Peter Sagan (Liquigas) won the 2011 Vuelta a Espana’s sixth stage this afternoon, but in circumstances clouded by confusion.
A daring and well-organised attack on the descent of the only climb of the day, a second category climb 24km before the finish, saw four Liquigas riders reach the finish in the front group, with only Pablo Lastras (Movistar) for company.
With Vincenzo Nibali in that group, it seemed that the team were setting up the Sicilian to take the stage, and with it the twenty second time bonus available to the stage winner. With almost twenty seconds the gap to the next group of riders, that would have doubled the advantage earnt by the crafty attack in the first place.
However, in bizarre circumstances seemingly caused by a lack of concentration and decisiveness by Nibali and teammate Valerio Agnoli, they failed to set their leader up properly.
As they wound up the sprint, Nibali and Agnoli turned to one another, seemingly unsure as to their plan. Sagan, the strongest sprinter of the group, seemed to be marking Lastras and, as the Movistar rider began to edge passed the leading duo, Sagan kicked past the group and took the stage.
There was visible division and anger amongst the Liquigas rider after the finish, with Nibali remonstrating at his teammates.
After the finish, Sagan said “it wasn’t very tactical… it would have been better if Vincenzo had won, but it was a Liquigas rider in the end.”
Lastras took second place, with Agnoli in third and Nibali fourth. With four riders present, it is remarkable that Liquigas didn’t manage to ensure Nibali won the stage, but it was arguably a bigger crime from the team’s point of view that Agnoli took third from Nibali when he could easily have put his brakes on and given his leader more bonus seconds.
Although they may have jeopardised the end result with their disorganisation, the Liquigas riders deserve credit for the move that set them up.
With the peloton descending the climb, the team put men to the front and opened a 10 second gap on the rest of the field as they careered downhill, touching speeds of 90kmh in doing so.
They managed to add a further seven seconds to the chasing group on the flat run-in to the line.
Following them into the finish was a group of 10 that included Sylvain Chavanel (QuickStep), the holder of the leader’s red jersey. He did enough to defend his position and leads the race tonight by fifteen seconds from Daniel Moreno (Katusha).
Also included in that group were three riders who had attacked on the Alto del Catorce por Ciento climb – David Moncoutié (Cofidis), Tony Martin (HTC-Highroad), Kevin Seeldrayers (QuickStep). They, along with David De La Fuente (Geox-TMC), developed a lead of 10 seconds at the beginning of the descent, but their advantage was cancelled out by Liquigas’ team attack.
Bradley Wiggins (Team Sky) finished in the third group to cross the line a further six seconds back and 23 behind the leaders.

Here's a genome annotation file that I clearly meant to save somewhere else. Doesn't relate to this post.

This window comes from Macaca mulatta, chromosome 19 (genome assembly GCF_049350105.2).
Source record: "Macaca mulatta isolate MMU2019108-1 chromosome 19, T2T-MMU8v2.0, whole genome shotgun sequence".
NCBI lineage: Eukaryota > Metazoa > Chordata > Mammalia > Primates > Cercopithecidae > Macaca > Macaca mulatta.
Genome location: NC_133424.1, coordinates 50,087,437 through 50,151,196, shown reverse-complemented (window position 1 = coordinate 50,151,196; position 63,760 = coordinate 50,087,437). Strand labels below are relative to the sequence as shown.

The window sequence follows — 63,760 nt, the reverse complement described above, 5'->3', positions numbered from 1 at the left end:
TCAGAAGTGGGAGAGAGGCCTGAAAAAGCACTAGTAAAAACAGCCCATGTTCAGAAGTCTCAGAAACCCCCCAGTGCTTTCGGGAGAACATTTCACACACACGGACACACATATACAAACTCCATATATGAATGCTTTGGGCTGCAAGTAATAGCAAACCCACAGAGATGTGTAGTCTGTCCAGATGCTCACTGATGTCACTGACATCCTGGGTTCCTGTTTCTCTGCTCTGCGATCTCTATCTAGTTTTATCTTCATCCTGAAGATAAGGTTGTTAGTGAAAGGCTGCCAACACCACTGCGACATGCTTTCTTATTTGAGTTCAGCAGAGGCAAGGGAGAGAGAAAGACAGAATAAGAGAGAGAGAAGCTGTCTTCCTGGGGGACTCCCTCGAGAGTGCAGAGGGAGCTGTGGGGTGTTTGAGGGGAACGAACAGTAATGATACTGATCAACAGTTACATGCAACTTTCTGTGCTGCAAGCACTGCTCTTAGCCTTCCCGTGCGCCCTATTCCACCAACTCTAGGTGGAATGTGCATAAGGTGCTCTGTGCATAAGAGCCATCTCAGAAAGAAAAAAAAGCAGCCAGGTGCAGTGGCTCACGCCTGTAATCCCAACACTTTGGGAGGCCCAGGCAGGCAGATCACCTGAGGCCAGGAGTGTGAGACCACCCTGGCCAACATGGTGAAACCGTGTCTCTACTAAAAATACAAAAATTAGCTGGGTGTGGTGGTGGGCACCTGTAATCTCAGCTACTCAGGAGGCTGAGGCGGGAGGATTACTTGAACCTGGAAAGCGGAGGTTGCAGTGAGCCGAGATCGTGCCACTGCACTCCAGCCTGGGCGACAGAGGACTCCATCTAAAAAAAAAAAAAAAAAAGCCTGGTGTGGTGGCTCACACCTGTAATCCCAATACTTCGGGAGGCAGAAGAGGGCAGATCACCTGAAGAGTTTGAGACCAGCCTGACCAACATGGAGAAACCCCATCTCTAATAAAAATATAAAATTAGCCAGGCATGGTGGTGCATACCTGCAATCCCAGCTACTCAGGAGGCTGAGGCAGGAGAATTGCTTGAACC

Vuelta a Espana 2011 stage 6: Úbeda-Córdoba, 196.8km
1. Peter Sagan (Svk) Liquigas
2. Pablo Lastras (Spa) Movistar
3. Valerio Agnoli (Ita) Liquigas
4. Vincenzo Nibali (Ita) Liquigas all at st
5. Eros Capecchi (Ita) Liquigas at 3 seconds
6. Jakob Fuglslang (Den) Leopard-Trek
7. Joaquin Rodriguez (Spa) Katusha
8. Marzio Bruseghin (Ita) Movistar
9. David Moncoutié (Fra) Cofidis
10. Sylvain Chavanel (Fra) Quickstep all at 17 seconds
24. Bradley Wiggins (GBr) Team Sky at 23 seconds
34. Chris Froome (GBr) Team Sky at 23 seconds
159. Ian Stannard (GBr) Team Sky at 17-32 minutes
Vuelta a Espana 2011: General Classification after stage 6
1. Sylvain Chavanel (Fra) Quickstep
2. Daniel Moreno (Spa) Katusha at 15 seconds
3. Vincenzo Nibali (Ita) Liquigas at 16 seconds
4. Joaquin Rodriguez (Spa) Katusha at 23 seconds
5. Jakob Fuglslang (Den) Leopard-Trek at 25 seconds
6. Fredrik Kessiakoff (Swe) Astana at 41 seconds
7. Maxime Monfort (Bel) Leopard-Trek at 44 seconds
8. Jurgen Van Den Broeck (Bel) Omega Pharma-Lotto
9. Sergio Pardilla (Spa) Movistar both at 49 seconds
10. Marzio Bruseghin (Ita) Movistar at 52 seconds
21. Chris Froome (GBr) Team Sky
22. Bradley Wiggins (GBr) Team Sky at 1-26 minutes
140. Ian Stannard (GBr) Team Sky at 59-17 minutes
Taylor Phinney heads an early escape group
Peter Sagan takes the stage win after Liquigas launched a mass assault
Sylvain Chavanel managed to increase his overall lead from second-placed Daniel Moreno
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: Stage reports
Stage five: Rodriguez takes second win for Katusha but Chavanel holds on
Stage four: Moreno wins first mountain skirmish at Sierra Nevada
Stage three: Lastras solos to stage and takes red jersey
Stage two: Sutton grabs stage win to set things right for Sky
Stage one: Leopard-Trek win opening TTT to put Fuglsang in front
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